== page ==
" But the young man, known as "El Roba Chivas," the Goat Bandit, is soon gunned down inside his gold-plated SUV on the streets of Culiacán.
The scene, drawn from real life, may soon show up in the pages of a novel.
"You can't make this stuff up," said Leonidas Alfaro Bedolla, who is gathering material for his next book. "This is the only place where real-life characters are more powerful and interesting than fictional ones."
Culiacán – long known for powerful drug lords, crooked cops, narco folk ballads and even a narco saint – is also home to a growing body of narco literature. At least six authors are using the violent city and Sinaloa state as the setting for their novels, chronicling the narratives behind the gunfire, local authors say.
"You could fairly say drug trafficking affects every aspect of life in Sinaloa," said Howard Campbell, a border anthropologist at the University of Texas at El Paso and author of an upcoming book on drug traffickers. "Whether we like it or not, it's a part of Mexican popular culture today, part of what we listen to and increasingly part of what we read."
The name "Culiacán" conjures up comparisons to the Colombian cities of Cali and Medellín, one-time homes to powerful drug cartels of the same name. Some of the most notorious names in the Mexican drug trade, including Ernesto "Don Neto" Fonseca, Amado Carrillo Fuentes and Joaquin "El Chapo" Guzmán, have used Sinaloa as their base, forever changing the landscape of this vast agricultural region.
Soybeans, lettuce and tomatoes thrive beside fields of marijuana and opium, destined for U.S. markets.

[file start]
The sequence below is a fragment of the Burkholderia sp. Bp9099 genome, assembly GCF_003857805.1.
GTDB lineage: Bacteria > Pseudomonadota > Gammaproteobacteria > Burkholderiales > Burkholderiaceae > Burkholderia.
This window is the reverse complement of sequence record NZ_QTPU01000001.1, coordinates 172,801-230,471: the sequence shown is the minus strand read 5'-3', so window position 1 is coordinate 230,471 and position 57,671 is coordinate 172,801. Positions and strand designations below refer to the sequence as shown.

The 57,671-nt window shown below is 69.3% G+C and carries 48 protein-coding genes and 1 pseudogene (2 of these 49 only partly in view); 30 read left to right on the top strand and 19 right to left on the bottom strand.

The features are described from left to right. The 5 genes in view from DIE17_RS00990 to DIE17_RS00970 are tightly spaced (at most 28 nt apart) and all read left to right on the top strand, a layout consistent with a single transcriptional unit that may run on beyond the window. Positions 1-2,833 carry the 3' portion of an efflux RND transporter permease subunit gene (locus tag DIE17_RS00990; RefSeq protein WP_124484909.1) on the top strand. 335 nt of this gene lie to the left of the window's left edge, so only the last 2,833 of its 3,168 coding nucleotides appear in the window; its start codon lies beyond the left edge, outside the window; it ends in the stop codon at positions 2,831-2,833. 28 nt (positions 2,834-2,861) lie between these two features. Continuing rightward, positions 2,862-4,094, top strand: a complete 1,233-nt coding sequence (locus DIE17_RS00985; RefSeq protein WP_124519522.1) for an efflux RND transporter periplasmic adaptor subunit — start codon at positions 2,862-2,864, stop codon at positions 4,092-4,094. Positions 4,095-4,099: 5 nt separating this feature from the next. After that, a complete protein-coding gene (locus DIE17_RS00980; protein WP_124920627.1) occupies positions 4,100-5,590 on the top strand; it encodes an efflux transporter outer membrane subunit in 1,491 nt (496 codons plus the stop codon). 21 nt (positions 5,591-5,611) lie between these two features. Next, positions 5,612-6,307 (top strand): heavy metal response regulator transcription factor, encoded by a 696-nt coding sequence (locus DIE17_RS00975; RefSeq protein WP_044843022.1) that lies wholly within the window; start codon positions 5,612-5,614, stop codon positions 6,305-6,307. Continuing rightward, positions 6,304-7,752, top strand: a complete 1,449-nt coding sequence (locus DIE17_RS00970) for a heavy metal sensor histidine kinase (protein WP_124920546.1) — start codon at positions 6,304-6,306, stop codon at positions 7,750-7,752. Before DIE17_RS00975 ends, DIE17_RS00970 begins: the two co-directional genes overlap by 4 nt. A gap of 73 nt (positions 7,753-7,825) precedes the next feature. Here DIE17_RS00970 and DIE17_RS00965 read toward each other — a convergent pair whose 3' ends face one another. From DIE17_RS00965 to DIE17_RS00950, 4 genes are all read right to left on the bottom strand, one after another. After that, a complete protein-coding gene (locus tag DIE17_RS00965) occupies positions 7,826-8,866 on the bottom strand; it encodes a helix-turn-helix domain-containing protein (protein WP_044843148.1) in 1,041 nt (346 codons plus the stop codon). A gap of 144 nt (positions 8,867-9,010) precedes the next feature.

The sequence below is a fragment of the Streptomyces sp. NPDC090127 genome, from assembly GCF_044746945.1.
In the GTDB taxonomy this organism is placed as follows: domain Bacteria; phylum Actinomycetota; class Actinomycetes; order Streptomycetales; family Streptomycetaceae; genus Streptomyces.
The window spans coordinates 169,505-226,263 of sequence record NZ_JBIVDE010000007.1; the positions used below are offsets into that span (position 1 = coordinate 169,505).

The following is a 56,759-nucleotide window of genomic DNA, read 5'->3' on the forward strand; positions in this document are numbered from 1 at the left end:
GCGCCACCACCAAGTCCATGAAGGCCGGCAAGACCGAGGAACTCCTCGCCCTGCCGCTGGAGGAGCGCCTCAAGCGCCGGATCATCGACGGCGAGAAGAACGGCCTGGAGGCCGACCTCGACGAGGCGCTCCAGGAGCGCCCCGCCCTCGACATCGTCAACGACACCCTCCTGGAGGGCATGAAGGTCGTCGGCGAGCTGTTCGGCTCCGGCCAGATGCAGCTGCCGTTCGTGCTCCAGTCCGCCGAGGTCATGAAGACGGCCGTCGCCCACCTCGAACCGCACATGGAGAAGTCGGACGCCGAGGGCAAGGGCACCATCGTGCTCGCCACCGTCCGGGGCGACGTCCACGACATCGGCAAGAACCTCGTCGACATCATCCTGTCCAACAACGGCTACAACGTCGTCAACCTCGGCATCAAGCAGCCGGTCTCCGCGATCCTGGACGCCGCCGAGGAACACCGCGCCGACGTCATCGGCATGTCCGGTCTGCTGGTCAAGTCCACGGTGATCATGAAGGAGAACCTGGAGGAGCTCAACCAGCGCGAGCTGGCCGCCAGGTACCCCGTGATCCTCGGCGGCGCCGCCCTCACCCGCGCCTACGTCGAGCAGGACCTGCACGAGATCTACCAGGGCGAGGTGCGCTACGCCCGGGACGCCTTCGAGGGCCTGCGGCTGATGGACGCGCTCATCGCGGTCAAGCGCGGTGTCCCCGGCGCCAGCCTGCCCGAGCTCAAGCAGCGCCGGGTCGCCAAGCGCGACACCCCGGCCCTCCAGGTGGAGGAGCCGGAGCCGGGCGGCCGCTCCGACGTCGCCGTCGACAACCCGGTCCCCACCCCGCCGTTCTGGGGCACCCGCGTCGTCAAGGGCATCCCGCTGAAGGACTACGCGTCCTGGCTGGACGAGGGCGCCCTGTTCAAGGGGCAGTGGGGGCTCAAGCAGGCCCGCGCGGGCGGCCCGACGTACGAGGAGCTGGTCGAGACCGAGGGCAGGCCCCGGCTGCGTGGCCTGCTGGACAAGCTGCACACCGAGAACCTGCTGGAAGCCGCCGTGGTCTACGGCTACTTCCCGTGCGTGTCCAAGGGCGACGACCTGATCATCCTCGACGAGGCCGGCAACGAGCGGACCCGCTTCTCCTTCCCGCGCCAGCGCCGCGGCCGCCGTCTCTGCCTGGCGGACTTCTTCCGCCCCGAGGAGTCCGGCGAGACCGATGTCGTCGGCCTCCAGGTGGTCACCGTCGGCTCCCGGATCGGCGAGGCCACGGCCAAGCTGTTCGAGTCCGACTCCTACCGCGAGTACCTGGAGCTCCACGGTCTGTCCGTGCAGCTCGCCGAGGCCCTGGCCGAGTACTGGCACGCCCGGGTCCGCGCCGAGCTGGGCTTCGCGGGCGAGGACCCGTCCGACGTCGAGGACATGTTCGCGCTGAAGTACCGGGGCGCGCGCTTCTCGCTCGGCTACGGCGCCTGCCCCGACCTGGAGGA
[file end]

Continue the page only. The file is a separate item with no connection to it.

Unlike the musical narcocorridos, ballads that typically glorify the exploits of drug traffickers, the novels take more of a critical approach.
The novels highlight police corruption and links between drug traffickers and the state and federal government.
An accountant, Mr. Alfaro began writing books in the late 1990s and has penned four. They include Tierra Blanca, or White Land, a portrait of drug trafficking in the region, which gained impetus when the U.S. government signed an agreement to buy opium to meet medical needs during World War II.
Mr. Alfaro concedes that his books are not best-sellers. They do better in Spain than Mexico, he said.
"I didn't get into this to make easy money," he said. "I got into this as a sign of my outrage, my rejection and anger against what's become of our society."
Many of the narratives revolve around death, the authors say. And Culiacán is a perfect setting.
The city had two funeral homes in the 1980s but has at least 22 today, said Juan Carlos Ayala Barrón, an academic at the University of Sinaloa who specializes in the cultural and economic impact of drug trafficking.
An estimated 1,500 hitmen are available for hire in the city, he said, and an entire neighborhood – Colonia Guadalupe Montoya – is known informally as Colonia de Sicarios, or neighborhood of hitmen.
During a visit to the neighborhood, Mr. Ayala Barrón pointed to modest, well-kept homes with late-model SUVs parked in front.
"There's poverty here, but no misery," he said. "There's a saying here that's part of a narcocorrido and cultural reality: 'I'd rather live like a king for five years than like an ox for 15 years.' "
Mr. Alfaro added, "For these people the American dream is not in California or Texas, but here in Culiacán. Wealth, as well as death, is instant."
About 450 women are left widowed by the violence each year in Culiacán, Mr. Ayala Barrón said."
June 04, 2008
Since you may already be knee deep in narcocorridos, and the great drug trafficking films of the 1970s if not later, it is probably time to step up to the narco novel to round out your narcoentertainment options.